The American health care delivery system is reaching a point of crisis.
Costs are escalating as outcomes and quality of care are diminishing. Our healthcare focuses on crisis management and treating problems aggressively with medicines and interventions of uncertain benefit, while neglecting true health and wellness.
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It is estimated that $1 trillion annually is being spent on unnecessary care, much of which occurs in the hospital, and some of which leads to harm. Medicare, although concerned about rising health care costs, does little to address the real issues and actually but subtly encourages aggressive management when less could indeed be more. Hospital-acquired infections and death from medical errors are far too numerous, often occurring in patients who did not have to be hospitalized in the first place. Patients and physicians are frustrated, while private insurers and both Medicare and Medicaid are becoming unable to fund this excessively costly care without raising premiums or exhausting trust funds. Something certainly must be done.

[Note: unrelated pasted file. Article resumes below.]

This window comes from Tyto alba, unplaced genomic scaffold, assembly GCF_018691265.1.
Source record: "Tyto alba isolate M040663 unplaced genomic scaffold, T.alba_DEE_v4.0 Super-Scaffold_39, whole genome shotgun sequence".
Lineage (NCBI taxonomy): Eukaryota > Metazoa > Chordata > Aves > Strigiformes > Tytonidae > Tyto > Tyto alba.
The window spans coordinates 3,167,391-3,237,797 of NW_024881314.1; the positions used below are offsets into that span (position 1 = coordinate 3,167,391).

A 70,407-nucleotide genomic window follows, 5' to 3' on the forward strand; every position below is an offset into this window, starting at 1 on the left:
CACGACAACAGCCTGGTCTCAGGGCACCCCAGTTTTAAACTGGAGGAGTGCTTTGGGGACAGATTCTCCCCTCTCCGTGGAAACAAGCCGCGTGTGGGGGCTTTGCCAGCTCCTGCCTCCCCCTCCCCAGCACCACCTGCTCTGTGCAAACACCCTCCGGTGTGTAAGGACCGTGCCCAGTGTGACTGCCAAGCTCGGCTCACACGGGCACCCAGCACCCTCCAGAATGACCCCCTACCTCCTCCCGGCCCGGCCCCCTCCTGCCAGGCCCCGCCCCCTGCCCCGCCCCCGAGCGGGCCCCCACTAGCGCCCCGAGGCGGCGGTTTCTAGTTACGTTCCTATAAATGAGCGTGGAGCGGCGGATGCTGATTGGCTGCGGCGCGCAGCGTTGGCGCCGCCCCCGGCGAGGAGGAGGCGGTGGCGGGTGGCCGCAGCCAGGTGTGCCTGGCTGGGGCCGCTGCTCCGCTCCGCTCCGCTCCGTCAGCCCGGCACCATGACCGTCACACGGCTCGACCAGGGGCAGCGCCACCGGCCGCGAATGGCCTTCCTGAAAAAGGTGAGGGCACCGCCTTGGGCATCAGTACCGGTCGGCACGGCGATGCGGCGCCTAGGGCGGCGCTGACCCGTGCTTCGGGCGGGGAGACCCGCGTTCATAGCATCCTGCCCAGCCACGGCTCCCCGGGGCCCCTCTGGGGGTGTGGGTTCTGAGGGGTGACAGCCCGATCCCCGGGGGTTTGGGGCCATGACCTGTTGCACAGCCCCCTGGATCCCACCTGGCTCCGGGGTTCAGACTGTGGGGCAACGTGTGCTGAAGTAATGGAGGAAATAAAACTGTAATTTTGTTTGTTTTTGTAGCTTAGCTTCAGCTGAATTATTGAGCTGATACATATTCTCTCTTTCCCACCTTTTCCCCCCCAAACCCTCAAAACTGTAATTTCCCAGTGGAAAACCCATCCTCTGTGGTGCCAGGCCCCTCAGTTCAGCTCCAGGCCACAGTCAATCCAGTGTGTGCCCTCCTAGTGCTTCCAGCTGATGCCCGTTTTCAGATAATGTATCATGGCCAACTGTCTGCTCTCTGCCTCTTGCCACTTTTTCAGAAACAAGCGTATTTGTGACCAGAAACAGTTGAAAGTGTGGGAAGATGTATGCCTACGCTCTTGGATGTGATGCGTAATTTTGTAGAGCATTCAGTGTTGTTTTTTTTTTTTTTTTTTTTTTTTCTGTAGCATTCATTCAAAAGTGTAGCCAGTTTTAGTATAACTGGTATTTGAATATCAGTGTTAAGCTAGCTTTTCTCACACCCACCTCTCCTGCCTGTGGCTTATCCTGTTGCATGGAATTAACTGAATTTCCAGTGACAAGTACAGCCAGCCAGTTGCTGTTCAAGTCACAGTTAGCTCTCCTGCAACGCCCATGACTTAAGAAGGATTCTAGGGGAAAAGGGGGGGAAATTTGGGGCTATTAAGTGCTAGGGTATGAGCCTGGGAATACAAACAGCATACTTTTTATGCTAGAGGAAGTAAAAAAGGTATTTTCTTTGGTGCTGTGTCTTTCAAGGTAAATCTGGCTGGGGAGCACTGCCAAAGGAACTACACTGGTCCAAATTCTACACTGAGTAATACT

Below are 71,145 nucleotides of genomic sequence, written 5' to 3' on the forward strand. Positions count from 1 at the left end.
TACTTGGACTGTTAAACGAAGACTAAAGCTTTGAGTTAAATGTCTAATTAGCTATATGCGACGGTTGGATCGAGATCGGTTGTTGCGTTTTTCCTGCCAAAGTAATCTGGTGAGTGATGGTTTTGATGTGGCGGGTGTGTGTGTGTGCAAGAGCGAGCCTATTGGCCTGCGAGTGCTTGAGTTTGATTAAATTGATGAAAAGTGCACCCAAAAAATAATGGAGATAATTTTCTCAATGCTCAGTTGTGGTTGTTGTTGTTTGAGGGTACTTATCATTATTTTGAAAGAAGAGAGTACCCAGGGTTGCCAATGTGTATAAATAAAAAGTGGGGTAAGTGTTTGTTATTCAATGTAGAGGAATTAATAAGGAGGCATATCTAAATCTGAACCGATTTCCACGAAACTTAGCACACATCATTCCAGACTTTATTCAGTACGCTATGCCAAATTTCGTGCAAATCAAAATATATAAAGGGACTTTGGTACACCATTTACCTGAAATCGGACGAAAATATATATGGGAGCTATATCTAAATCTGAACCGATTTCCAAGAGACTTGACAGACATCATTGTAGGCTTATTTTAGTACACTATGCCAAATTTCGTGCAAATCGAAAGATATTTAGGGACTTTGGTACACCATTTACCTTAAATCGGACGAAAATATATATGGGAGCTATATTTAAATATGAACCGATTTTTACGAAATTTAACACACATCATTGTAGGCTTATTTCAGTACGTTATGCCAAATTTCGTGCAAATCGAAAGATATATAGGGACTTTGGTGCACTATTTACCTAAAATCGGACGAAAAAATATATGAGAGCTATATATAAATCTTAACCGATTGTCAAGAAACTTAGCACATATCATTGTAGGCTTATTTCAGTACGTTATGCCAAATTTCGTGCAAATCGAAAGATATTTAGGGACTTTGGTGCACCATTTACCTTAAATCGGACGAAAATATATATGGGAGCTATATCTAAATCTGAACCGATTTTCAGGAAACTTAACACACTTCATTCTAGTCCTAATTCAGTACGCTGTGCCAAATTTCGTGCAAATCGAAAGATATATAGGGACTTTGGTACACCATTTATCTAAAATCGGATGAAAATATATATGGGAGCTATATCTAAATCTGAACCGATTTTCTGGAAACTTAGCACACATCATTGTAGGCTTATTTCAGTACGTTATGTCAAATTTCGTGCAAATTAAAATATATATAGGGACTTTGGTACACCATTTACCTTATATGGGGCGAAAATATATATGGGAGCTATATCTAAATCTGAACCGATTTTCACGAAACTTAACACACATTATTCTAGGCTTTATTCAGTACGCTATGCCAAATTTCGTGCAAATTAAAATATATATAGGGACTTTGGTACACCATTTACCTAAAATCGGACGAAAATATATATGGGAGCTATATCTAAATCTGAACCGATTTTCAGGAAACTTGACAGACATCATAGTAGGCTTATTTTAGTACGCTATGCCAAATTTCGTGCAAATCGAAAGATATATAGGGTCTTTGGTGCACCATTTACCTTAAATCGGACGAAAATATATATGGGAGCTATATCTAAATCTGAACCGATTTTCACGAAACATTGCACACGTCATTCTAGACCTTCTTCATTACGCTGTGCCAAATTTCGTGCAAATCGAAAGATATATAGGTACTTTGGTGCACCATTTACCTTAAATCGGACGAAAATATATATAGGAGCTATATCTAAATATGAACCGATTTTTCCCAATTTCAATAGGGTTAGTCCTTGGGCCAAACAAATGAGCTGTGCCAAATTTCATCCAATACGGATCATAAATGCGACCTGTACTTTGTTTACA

We wish to focus on one glaring problem occurring in hospitals that is relatively easy to fix and whose resolution could improve outcomes. Currently, as many hospitals close their doors to primary care physicians (PCPs) and instead rely on hospitalists, there often is a lack of communication between these doctors that can lead directly to costly mistreatment.
A true and common story will set the stage.
Mrs. P suffers from dementia and lives in a nursing home. One day, she became unresponsive. The nurse on duty could find no obvious reason and so immediately called 911 and sent her to the hospital. While she quickly woke up, the emergency medicine physician admitted her for further evaluation. Her assigned hospitalist found bacteria in the urine and treated her for a urinary tract infection, calling in an infectious disease consultation and starting her on a potent intravenous antibiotic. He also requested consultations from a cardiologist and a neurologist to determine the cause of her unresponsiveness, and they ordered further tests including an MRI and an echocardiogram. Mrs. P became more confused, was exposed to aggressive evaluation and treatment, and was losing her strength as a result of bed confinement. She was ultimately sent back to her facility after tens of thousands of dollars of medical care, worse off than when she arrived. She was fortunate to have not suffered further harm from her hospital-induced delirium and the potent medicines she received.
Let’s dissect what happened and why.
The emergency medicine physician was faced with a lethargic person who could not give a coherent history, hence she was subjected to an extensive work-up and then admitted to the hospital. The hospitalist, likewise, was faced with a patient he had never met before, with only the emergency room records as guidance. He detected neurologic, infectious and cardiac problems, and so called for specialist consultations and extensive testing.